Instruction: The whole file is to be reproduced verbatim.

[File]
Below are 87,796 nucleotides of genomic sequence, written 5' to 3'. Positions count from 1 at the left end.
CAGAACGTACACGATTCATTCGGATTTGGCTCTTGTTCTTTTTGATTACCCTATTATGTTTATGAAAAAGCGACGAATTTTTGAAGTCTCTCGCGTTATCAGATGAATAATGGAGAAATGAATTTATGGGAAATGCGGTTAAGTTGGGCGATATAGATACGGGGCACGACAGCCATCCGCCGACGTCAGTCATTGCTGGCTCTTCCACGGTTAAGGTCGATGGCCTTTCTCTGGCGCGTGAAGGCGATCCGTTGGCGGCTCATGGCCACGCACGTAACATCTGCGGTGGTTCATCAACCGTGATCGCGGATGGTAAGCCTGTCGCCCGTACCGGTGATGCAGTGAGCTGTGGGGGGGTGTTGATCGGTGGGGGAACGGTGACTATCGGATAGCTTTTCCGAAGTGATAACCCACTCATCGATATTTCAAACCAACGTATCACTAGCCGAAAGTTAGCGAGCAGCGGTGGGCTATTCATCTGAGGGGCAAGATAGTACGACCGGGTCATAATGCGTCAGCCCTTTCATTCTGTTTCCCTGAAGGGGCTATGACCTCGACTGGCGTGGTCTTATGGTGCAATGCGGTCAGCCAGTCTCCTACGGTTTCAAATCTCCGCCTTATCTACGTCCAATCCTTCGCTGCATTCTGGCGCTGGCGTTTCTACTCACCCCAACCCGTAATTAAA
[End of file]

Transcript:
Below are 87,796 nucleotides of genomic sequence, written 5' to 3'. Positions count from 1 at the left end.
CAGAACGTACACGATTCATTCGGATTTGGCTCTTGTTCTTTTTGATTACCCTATTATGTTTATGAAAAAGCGACGAATTTTTGAAGTCTCTCGCGTTATCAGATGAATAATGGAGAAATGAATTTATGGGAAATGCGGTTAAGTTGGGCGATATAGATACGGGGCACGACAGCCATCCGCCGACGTCAGTCATTGCTGGCTCTTCCACGGTTAAGGTCGATGGCCTTTCTCTGGCGCGTGAAGGCGATCCGTTGGCGGCTCATGGCCACGCACGTAACATCTGCGGTGGTTCATCAACCGTGATCGCGGATGGTAAGCCTGTCGCCCGTACCGGTGATGCAGTGAGCTGTGGGGGGGTGTTGATCGGTGGGGGAACGGTGACTATCGGATAGCTTTTCCGAAGTGATAACCCACTCATCGATATTTCAAACCAACGTATCACTAGCCGAAAGTTAGCGAGCAGCGGTGGGCTATTCATCTGAGGGGCAAGATAGTACGACCGGGTCATAATGCGTCAGCCCTTTCATTCTGTTTCCCTGAAGGGGCTATGACCTCGACTGGCGTGGTCTTATGGTGCAATGCGGTCAGCCAGTCTCCTACGGTTTCAAATCTCCGCCTTATCTACGTCCAATCCTTCGCTGCATTCTGGCGCTGGCGTTTCTACTCACCCCAACCCGTAATTAAA